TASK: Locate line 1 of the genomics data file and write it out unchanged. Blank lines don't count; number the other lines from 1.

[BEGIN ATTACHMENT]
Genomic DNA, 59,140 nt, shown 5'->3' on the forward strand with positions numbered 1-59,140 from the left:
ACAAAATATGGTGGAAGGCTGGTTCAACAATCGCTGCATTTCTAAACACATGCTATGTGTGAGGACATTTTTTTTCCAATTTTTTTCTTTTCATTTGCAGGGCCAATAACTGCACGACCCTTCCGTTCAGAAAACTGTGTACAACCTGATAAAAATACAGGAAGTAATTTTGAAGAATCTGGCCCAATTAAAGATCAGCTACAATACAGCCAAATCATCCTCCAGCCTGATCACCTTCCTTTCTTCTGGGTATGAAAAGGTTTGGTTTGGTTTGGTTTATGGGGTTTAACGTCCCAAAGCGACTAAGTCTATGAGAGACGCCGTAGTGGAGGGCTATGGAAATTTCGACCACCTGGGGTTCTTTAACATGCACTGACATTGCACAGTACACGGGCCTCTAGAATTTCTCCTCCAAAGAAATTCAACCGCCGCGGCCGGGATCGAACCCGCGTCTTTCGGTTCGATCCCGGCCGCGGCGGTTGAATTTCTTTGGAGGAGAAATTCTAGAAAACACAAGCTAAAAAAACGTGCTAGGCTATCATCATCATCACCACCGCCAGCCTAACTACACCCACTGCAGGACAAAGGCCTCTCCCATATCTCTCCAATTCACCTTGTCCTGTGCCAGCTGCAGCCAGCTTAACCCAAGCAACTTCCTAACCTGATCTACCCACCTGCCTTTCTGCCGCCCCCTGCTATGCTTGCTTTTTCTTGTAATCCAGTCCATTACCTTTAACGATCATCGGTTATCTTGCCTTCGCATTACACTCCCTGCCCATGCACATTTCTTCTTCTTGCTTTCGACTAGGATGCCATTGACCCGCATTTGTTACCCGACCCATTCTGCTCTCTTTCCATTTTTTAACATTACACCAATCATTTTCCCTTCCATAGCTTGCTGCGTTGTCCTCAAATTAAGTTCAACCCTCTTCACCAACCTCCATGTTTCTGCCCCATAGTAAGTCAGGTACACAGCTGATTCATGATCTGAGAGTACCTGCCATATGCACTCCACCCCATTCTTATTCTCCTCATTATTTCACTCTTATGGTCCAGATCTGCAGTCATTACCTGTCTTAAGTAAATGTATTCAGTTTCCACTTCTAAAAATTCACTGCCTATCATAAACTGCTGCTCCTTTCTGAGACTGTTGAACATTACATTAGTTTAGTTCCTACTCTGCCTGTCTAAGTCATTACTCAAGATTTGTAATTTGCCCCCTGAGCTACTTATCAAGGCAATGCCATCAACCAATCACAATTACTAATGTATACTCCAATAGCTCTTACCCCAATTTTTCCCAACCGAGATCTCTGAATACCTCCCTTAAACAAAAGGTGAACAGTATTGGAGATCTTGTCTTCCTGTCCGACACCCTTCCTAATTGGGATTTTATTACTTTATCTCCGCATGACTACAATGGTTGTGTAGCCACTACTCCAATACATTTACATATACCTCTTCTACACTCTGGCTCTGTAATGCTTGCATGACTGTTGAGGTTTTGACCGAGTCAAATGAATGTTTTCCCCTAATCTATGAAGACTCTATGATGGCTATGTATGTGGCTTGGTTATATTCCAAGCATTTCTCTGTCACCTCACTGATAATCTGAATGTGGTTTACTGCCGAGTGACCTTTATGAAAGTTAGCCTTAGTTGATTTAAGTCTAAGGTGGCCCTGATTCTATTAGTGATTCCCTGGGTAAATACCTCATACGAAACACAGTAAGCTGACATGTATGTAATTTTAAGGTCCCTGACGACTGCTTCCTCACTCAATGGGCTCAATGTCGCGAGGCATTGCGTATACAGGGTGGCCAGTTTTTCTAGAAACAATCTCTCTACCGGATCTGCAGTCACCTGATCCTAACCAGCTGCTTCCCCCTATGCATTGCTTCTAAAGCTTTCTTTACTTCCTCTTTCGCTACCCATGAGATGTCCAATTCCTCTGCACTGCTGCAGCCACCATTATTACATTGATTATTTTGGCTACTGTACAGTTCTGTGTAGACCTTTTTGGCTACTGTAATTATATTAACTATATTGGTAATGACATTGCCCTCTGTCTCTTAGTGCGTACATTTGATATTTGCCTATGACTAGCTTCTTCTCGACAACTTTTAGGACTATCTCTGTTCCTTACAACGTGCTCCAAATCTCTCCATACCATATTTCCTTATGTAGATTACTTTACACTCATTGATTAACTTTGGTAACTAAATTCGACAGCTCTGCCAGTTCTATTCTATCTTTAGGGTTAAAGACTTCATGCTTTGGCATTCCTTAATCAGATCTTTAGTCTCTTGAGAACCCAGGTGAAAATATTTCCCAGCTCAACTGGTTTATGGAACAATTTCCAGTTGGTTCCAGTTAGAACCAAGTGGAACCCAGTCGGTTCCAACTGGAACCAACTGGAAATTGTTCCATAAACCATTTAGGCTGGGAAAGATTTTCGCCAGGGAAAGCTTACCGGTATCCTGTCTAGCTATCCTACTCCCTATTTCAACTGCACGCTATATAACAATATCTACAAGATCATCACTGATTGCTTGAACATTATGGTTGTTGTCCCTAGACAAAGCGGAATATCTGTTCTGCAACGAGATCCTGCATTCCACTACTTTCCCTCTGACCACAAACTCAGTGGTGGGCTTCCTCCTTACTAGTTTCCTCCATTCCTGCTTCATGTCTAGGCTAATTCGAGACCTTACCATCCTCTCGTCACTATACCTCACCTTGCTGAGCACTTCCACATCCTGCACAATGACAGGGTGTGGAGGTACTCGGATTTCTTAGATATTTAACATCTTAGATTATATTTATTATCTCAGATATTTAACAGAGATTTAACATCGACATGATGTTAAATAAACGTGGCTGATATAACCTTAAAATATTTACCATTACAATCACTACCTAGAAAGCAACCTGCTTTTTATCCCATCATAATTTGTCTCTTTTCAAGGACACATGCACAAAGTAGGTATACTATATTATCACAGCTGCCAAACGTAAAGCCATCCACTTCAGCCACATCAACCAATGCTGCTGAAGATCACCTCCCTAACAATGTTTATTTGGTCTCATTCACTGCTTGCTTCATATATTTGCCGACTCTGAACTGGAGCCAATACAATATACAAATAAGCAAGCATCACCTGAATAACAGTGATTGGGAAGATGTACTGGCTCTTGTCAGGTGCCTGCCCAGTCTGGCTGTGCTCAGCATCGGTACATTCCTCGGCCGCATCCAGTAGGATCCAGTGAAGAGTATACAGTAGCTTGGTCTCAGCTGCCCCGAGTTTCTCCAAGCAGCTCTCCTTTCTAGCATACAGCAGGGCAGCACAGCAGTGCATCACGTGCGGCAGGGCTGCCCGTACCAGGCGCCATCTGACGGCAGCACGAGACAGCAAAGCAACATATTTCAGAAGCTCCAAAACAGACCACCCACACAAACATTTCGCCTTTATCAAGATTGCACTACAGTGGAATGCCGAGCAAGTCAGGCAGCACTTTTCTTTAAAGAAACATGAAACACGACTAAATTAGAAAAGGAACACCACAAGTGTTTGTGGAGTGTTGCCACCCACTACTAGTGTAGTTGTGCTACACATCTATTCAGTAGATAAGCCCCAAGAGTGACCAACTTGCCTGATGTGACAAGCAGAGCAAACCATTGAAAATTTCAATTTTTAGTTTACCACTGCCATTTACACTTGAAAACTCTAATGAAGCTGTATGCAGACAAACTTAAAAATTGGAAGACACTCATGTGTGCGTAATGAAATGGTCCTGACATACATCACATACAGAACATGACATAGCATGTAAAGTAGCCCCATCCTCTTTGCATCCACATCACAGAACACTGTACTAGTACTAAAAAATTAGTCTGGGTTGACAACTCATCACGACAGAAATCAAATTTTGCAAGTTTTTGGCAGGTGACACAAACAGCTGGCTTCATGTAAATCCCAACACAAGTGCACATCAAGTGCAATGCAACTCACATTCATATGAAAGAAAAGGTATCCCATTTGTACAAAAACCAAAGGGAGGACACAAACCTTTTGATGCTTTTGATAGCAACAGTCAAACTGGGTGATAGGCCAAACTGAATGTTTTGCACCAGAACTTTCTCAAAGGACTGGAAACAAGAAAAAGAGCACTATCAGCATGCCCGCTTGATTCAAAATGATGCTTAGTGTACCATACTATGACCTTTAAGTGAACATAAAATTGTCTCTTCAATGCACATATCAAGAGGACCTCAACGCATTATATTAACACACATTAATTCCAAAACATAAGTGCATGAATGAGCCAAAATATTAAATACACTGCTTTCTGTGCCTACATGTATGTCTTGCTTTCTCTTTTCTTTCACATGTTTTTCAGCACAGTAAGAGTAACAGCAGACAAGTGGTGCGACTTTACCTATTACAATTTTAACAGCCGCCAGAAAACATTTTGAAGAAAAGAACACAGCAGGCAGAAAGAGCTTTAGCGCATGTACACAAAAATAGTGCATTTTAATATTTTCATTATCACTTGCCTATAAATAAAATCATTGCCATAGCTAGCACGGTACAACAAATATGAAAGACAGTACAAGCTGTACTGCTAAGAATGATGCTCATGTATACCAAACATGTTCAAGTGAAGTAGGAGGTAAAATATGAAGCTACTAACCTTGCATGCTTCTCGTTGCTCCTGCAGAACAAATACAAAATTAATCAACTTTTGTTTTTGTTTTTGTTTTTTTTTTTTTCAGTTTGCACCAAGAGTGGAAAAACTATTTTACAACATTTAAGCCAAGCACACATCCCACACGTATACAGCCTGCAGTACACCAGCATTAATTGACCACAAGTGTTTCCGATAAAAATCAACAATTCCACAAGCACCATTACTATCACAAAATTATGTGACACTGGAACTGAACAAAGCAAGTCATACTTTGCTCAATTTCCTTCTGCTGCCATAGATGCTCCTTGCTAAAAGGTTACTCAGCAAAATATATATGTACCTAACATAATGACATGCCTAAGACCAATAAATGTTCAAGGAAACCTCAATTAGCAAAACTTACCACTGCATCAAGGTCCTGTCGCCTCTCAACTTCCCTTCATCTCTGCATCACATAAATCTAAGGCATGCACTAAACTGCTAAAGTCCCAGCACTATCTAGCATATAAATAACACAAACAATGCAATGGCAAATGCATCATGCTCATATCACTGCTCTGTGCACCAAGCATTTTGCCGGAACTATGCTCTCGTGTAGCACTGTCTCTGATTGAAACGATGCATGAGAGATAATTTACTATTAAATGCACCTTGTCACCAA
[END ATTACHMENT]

Genomic DNA, 59,140 nt, shown 5'->3' on the forward strand with positions numbered 1-59,140 from the left: